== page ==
Jewish Journal

Enjoying Our Trump Card

U.S. President Donald Trump speaks to reporters after signing directives to impose tariffs on imported washing machines and solar panels before signing it in the Oval Office at the White House in Washington, U.S. January 23, 2018. REUTERS/Jonathan Ernst

As a rule, men worry more about what they can’t see than about what they can.” —  Julius Caesar

The list of worries never shortens, and an updated version of it will probably include some of the following items: Does Vice President Mike Pence help us or hurt us by moving the U.S. embassy to Jerusalem? Is the two-state solution mediated by the U.S. dead? Are we on the way to a one-state solution?

This evangelical politician — does he want us all to become devout Christians? Is he looking to ignite Armageddon? And what about the rift with Americans Jews — will it not grow even wider as Israel embraces Pence, whom they, the Jews, dislike?

And what happens to Israel if the Democrats take over the House and the Senate next year? Will they take revenge because of Israel’s approval of President Donald Trump (see graphic at right)? And when the embassy moves, will there be violence? And when the deal with Iran is canceled, will Iran rush to get the bomb?

Israel appreciates the Trump administration because it reshuffled the cards of worry.

There is so much to worry about that we can barely enjoy a moment. A vice president of the United States visited Israel this week. He praised Israel for its achievements. He vowed to move the U.S. embassy to Israel’s capital. And he made another promise: “Today, I have a solemn promise to Israel, to all the Middle East and to the world: The United States of America will never allow Iran to acquire a nuclear weapon. Beyond the nuclear deal, we will also no longer tolerate Iran’s support of terrorism, or its brutal attempts to suppress its own people.”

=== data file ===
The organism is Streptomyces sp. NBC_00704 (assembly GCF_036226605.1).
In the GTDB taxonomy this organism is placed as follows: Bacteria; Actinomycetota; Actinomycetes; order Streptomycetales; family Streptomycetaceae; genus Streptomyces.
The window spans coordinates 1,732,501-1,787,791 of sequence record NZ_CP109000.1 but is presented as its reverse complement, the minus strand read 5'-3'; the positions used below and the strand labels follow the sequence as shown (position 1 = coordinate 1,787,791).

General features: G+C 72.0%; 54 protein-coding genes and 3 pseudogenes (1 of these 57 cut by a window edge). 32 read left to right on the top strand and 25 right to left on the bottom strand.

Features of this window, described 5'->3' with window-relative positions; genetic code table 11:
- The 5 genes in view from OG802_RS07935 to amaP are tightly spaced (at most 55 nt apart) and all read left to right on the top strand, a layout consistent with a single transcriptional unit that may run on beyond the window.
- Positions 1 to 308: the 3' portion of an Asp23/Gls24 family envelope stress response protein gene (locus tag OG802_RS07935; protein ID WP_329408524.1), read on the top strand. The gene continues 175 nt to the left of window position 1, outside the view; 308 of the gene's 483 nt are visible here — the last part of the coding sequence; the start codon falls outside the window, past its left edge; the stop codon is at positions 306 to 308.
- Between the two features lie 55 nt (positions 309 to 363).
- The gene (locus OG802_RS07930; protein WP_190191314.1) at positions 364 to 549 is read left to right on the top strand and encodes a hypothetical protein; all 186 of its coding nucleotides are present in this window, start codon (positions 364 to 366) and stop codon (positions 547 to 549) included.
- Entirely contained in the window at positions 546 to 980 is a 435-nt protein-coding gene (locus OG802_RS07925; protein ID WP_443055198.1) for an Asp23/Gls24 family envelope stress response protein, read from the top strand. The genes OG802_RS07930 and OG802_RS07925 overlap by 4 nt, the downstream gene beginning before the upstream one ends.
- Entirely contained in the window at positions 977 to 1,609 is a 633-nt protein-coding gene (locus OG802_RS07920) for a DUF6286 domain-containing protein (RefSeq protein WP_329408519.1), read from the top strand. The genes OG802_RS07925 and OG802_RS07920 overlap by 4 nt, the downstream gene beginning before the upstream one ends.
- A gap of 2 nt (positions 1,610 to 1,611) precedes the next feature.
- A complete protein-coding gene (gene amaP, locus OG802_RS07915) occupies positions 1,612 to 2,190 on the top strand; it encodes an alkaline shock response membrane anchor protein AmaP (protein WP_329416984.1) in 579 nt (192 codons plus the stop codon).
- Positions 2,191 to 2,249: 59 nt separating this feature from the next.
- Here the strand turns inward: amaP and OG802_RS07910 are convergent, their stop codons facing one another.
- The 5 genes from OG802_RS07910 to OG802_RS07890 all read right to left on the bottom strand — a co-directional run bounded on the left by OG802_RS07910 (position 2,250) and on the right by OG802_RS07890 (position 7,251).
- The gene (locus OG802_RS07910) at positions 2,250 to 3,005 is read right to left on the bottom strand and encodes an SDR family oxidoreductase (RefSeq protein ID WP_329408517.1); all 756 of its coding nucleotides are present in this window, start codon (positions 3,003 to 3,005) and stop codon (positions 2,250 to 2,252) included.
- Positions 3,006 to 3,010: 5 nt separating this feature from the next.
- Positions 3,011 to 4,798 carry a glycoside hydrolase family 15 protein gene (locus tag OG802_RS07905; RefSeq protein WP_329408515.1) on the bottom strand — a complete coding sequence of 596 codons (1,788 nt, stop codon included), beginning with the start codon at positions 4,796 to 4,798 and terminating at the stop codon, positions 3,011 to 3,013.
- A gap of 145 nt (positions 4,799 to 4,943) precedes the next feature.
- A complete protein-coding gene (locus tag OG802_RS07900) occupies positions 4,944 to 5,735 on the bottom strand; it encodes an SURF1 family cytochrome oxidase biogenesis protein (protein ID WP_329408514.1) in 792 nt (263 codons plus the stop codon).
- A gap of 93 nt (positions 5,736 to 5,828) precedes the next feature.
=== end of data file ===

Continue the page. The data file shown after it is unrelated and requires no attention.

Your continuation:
Oh, you’d say, these are just words, and we heard them before. We heard them from President Barack Obama. Yes, we did. But now we hear these words from a president who already disappointed all cynics and wiseacres by deciding to move the embassy to Jerusalem. Now we hear them from an administration whose main focus in this region is not to criticize Israel but rather to cooperate with it.

Still, we worry. Do they have a plan of what to do the day after they cancel the nuclear agreement? It is a valid worry. Because it doesn’t seem as if they have a plan. Still, we worry. Do they have a plan for advancing a peace deal when the Palestinians will not even talk to them? Also, a valid worry. If they ever had a plan, it is probably no longer practicable. Still, we worry. Is it healthy for Israel in the long run to become the one country in the world that warmly embraces the Trump administration? Again, a valid worry. Trump will not be in the White House forever. And the American public — a majority of which is critical of him — might develop a growing suspicion toward this Trump-adoring little enclave.

We worry for good reasons. And as we do, we neglect to appreciate the fact that things are going in Israel’s direction.

Jerusalem is Israel’s capital. The deed is done, the fact was established. The world grumbles, but with the backing of America, it will get used to this new reality. In Washington, the administration no longer goes behind Israel’s back. Yes, Trump will not be there forever, but another three (or seven) years of cooperative relations is a long time. The Palestinians must face a new paradigm. Their current leader, Mahmoud Abbas, once complained that Obama convinced him to “go up a tree” but then “he came down with a ladder and he removed the ladder and said to me, jump.” With Trump there is no tree and no ladder. There also is no validity to the old Palestinian conviction that time is on their side.

The United Nations Relief and Works Agency for Palestinian Refugees (UNRWA) — an agency whose main achievement is to prolong Palestinian suffering and false hope — was put on notice. Iran — a country whose bad behavior was ignored by the Obama administration, as not to ruin the prospects for “historic agreement” — was also put on notice.

Do you worry about where it all leads? I worry, too. But I still draw some satisfaction from the fact that the Iranians must worry, too, and the Palestinians must worry, and so must the UNRWA hacks and the blame-Israel hacks.

Here is one way to explain why Israel appreciates the Trump administration: It reshuffled the cards of worry.